Stevens Institute of Technology, together with its partner university, the Naval Postgraduate School, and the Systems Engineering Research Center (SERC), released version 1.0 of the Guide to the Systems Engineering Body of Knowledge (SEBoK) on Sept. 14, 2012.
Targeted to a broad audience, including practicing systems engineers, researchers, process improvement leads, project managers and faculty, the SEBoK is a major step forward for the rapidly maturing systems engineering discipline. The SEBoK contains112 articles on key topics, defines 364 glossary terms, and identifies more than 200 primary references and hundreds of additional references. Published in a Wiki format for ease of updating and for community participation in its maintenance, regular updates are planned, incorporating feedback from users, advances in the field, and improvements in the more than 100 Wiki articles.
Stevens Professor Art Pyster of the School of Systems and Enterprises (SSE) led the SEBoK project and serves as editor-in-chief. Stevens’ Nicole Hutchison has also played a key leadership role and serves as an editor. Seventy authors from around the world contributed to the SEBoK, working in an open collaborative process. Comments from hundreds of reviewers worldwide were submitted and adjudicated to create the 1.0 release.
“A hallmark of a mature discipline is the community agreeing on the boundaries of that discipline, how to describe its knowledge, and what its most important writings are. A broad community of systems engineers has worked tirelessly for three years to do just that for systems engineering. We are all looking forward to its broad use by thousands of practicing systems engineers worldwide,” said Pyster.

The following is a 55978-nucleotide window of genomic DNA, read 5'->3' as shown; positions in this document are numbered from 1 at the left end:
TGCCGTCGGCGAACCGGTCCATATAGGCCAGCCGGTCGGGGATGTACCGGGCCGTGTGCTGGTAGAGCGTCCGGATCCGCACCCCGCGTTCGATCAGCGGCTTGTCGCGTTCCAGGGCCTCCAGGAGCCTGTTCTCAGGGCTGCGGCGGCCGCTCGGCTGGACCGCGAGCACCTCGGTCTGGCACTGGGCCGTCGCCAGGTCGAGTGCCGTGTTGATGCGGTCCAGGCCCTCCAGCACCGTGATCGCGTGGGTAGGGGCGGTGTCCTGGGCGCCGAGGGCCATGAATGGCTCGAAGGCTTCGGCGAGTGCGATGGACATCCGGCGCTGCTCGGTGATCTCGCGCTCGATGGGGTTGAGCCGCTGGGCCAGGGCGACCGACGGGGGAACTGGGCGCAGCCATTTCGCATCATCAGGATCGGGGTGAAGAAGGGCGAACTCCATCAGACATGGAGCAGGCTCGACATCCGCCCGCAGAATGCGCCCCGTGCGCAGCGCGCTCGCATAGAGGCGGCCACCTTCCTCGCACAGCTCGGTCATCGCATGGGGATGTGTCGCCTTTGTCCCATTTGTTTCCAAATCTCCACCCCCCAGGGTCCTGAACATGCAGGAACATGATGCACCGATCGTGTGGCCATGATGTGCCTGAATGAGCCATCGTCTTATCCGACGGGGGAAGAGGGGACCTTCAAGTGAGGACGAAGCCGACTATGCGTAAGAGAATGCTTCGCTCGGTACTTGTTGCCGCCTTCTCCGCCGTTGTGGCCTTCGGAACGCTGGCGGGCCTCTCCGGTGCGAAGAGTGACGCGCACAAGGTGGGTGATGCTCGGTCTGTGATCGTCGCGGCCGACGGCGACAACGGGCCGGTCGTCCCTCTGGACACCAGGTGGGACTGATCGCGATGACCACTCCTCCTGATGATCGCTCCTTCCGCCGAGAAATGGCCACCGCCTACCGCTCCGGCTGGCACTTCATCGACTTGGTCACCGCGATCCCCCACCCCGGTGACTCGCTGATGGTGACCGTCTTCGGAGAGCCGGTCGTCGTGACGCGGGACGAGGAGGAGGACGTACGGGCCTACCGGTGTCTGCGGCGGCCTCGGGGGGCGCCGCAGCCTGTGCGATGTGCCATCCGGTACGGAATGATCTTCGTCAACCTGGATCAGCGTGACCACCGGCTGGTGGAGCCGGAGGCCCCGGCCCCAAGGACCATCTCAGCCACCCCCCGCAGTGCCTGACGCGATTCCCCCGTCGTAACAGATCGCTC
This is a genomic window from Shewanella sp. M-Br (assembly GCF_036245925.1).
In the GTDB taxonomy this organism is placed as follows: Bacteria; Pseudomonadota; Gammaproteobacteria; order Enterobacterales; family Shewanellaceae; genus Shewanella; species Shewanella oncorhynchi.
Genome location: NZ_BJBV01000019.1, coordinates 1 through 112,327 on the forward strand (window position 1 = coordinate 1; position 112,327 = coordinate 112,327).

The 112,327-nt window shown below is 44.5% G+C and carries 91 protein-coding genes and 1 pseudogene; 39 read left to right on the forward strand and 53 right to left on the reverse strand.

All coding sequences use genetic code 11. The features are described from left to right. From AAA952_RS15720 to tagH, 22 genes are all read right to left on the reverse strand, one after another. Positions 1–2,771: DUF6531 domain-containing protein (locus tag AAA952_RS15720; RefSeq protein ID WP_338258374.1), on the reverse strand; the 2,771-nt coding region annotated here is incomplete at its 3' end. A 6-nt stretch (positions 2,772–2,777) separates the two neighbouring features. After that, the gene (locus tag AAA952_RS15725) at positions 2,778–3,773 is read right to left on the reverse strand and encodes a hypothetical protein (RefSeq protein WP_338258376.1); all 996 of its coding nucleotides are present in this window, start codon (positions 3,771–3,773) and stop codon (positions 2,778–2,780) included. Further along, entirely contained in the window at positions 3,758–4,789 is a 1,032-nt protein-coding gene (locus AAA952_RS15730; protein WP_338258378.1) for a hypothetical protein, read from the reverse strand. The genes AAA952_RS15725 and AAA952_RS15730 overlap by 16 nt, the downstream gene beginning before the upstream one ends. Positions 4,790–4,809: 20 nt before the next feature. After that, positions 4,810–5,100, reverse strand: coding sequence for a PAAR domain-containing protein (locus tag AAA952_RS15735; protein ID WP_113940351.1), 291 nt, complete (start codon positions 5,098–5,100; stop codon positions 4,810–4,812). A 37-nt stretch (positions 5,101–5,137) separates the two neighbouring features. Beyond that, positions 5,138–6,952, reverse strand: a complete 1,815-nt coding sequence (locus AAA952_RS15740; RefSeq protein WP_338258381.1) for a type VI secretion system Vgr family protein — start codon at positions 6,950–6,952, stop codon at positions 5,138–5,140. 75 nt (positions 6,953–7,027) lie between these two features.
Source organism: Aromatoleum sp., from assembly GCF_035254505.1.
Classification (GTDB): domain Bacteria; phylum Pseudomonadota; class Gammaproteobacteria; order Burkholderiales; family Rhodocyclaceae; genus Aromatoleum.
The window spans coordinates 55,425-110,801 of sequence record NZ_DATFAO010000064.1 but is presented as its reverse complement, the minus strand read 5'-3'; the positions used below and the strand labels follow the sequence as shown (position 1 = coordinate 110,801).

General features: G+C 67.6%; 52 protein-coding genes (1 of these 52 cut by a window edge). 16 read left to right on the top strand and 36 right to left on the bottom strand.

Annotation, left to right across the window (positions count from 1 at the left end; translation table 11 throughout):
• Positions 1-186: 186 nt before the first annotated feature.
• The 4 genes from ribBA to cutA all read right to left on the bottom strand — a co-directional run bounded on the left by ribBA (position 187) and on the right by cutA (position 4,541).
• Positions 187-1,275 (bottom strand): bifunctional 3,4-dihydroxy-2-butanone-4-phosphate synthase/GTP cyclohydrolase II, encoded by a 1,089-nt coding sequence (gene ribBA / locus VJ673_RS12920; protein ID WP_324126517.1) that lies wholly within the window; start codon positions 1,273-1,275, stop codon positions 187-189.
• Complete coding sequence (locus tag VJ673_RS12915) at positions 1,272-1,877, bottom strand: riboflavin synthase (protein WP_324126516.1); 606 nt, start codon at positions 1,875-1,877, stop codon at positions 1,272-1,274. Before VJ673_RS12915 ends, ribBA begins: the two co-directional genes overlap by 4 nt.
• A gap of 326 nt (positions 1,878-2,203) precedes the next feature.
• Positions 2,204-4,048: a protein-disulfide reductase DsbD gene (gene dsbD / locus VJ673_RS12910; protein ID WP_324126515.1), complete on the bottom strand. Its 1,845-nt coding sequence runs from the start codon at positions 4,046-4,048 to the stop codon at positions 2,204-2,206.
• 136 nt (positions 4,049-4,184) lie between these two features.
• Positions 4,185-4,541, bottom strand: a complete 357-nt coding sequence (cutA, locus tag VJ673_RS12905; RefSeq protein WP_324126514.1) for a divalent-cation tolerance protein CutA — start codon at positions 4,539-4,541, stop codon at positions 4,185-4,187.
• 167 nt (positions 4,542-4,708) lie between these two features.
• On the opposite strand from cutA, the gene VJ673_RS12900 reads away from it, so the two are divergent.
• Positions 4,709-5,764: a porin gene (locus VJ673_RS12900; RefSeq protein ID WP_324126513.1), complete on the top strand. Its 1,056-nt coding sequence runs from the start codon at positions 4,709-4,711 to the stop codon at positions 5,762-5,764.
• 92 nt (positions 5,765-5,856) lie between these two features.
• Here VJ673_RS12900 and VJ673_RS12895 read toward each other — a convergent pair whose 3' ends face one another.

Stevens and the Naval Postgraduate School previously released for review three versions of the SEBoK, 0.25, 0.50 and 0.75. Editors considered more than 4,000 comments from more than 150 reviewers. Moving forward, stewardship is expected to transition to the International Council on Systems Engineering (INCOSE), the Institute of Electrical and Electronics Engineers Computer Society (IEEE-CS) and the SERC.
The Office of the Deputy Assistant Secretary of Defense for Systems Engineering DASD(SE) is the primary sponsor for the SEBoK. Partners in the project include INCOSE, IEEE-CS, IEEE Systems Council, Association for Computing Machinery, Institute for Industrial Engineers and National Defense Industrial Association.
The SEBoK was created as part of the BKCASETM Project which is also developing the Graduate Reference Curriculum in Systems Engineering, which will be released later this fall.
To access, SEBoK 1.0 visit http://www.sebokwiki.org.
About the Systems Engineering Research Center
The Systems Engineering Research Center (SERC) is a University Affiliated Research Center (UARC), competitively awarded by the U.S. Department of Defense to Stevens Institute of Technology in 2008. The SERC leverages the research and expertise of senior lead researchers from over 20 collaborator universities and not-for-profit research organizations throughout the United States, with 300 researchers working on nearly 30 research activities over the past 4 years. SERC researchers have worked with a wide variety of domains and industries and bring views and ideas from beyond the traditional defense industrial base. The SERC is sponsored by the Assistant Secretary of Defense for Research and Engineering, ASD(R&E), and includes strategic sponsors such as the Defense Acquisition University, the U.S. Army, and the U.S. Air Force. Through its collaborative research concept, the SERC embodies the potential to radically improve the application of systems engineering to the successful development, integration, testing and sustainability of complex systems, services and enterprises.